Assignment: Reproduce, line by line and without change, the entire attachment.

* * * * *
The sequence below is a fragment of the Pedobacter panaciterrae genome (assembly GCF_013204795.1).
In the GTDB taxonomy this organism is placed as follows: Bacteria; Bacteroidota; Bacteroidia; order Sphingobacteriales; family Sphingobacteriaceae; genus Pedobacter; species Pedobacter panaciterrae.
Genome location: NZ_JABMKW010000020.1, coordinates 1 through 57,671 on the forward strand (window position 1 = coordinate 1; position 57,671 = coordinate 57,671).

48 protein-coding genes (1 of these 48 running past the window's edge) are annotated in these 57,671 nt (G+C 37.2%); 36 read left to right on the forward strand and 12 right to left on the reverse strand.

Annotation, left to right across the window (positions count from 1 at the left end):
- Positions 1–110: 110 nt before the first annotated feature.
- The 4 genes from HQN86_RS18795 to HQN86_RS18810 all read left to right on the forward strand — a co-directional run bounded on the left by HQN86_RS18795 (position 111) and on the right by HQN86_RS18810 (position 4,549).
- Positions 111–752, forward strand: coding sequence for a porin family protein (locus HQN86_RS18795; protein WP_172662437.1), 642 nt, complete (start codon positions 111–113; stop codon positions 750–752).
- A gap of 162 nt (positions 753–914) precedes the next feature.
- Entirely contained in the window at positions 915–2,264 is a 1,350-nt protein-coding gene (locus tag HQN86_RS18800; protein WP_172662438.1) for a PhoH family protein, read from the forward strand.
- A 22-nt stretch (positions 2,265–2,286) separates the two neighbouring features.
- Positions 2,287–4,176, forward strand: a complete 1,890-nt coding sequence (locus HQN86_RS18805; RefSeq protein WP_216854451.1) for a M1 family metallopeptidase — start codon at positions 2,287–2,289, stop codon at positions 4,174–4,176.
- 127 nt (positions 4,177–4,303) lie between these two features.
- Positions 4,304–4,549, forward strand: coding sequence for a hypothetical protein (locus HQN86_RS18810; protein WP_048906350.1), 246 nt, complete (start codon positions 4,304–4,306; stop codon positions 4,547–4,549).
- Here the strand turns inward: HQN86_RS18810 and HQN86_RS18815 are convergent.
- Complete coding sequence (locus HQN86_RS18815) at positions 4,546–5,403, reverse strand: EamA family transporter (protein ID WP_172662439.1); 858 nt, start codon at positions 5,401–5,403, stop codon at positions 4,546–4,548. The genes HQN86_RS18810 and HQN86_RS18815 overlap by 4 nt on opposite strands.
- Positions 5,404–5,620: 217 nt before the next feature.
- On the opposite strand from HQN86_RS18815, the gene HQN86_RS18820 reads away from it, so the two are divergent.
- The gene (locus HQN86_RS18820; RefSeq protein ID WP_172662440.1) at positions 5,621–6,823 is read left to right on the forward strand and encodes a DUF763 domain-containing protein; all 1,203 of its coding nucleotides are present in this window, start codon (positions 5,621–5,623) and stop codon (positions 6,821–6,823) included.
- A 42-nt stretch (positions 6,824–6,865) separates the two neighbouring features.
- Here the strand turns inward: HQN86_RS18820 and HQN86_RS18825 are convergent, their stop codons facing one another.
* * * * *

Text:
The sequence below is a fragment of the Pedobacter panaciterrae genome (assembly GCF_013204795.1).
In the GTDB taxonomy this organism is placed as follows: Bacteria; Bacteroidota; Bacteroidia; order Sphingobacteriales; family Sphingobacteriaceae; genus Pedobacter; species Pedobacter panaciterrae.
Genome location: NZ_JABMKW010000020.1, coordinates 1 through 57,671 on the forward strand (window position 1 = coordinate 1; position 57,671 = coordinate 57,671).

48 protein-coding genes (1 of these 48 running past the window's edge) are annotated in these 57,671 nt (G+C 37.2%); 36 read left to right on the forward strand and 12 right to left on the reverse strand.

Annotation, left to right across the window (positions count from 1 at the left end):
- Positions 1–110: 110 nt before the first annotated feature.
- The 4 genes from HQN86_RS18795 to HQN86_RS18810 all read left to right on the forward strand — a co-directional run bounded on the left by HQN86_RS18795 (position 111) and on the right by HQN86_RS18810 (position 4,549).
- Positions 111–752, forward strand: coding sequence for a porin family protein (locus HQN86_RS18795; protein WP_172662437.1), 642 nt, complete (start codon positions 111–113; stop codon positions 750–752).
- A gap of 162 nt (positions 753–914) precedes the next feature.
- Entirely contained in the window at positions 915–2,264 is a 1,350-nt protein-coding gene (locus tag HQN86_RS18800; protein WP_172662438.1) for a PhoH family protein, read from the forward strand.
- A 22-nt stretch (positions 2,265–2,286) separates the two neighbouring features.
- Positions 2,287–4,176, forward strand: a complete 1,890-nt coding sequence (locus HQN86_RS18805; RefSeq protein WP_216854451.1) for a M1 family metallopeptidase — start codon at positions 2,287–2,289, stop codon at positions 4,174–4,176.
- 127 nt (positions 4,177–4,303) lie between these two features.
- Positions 4,304–4,549, forward strand: coding sequence for a hypothetical protein (locus HQN86_RS18810; protein WP_048906350.1), 246 nt, complete (start codon positions 4,304–4,306; stop codon positions 4,547–4,549).
- Here the strand turns inward: HQN86_RS18810 and HQN86_RS18815 are convergent.
- Complete coding sequence (locus HQN86_RS18815) at positions 4,546–5,403, reverse strand: EamA family transporter (protein ID WP_172662439.1); 858 nt, start codon at positions 5,401–5,403, stop codon at positions 4,546–4,548. The genes HQN86_RS18810 and HQN86_RS18815 overlap by 4 nt on opposite strands.
- Positions 5,404–5,620: 217 nt before the next feature.
- On the opposite strand from HQN86_RS18815, the gene HQN86_RS18820 reads away from it, so the two are divergent.
- The gene (locus HQN86_RS18820; RefSeq protein ID WP_172662440.1) at positions 5,621–6,823 is read left to right on the forward strand and encodes a DUF763 domain-containing protein; all 1,203 of its coding nucleotides are present in this window, start codon (positions 5,621–5,623) and stop codon (positions 6,821–6,823) included.
- A 42-nt stretch (positions 6,824–6,865) separates the two neighbouring features.
- Here the strand turns inward: HQN86_RS18820 and HQN86_RS18825 are convergent, their stop codons facing one another.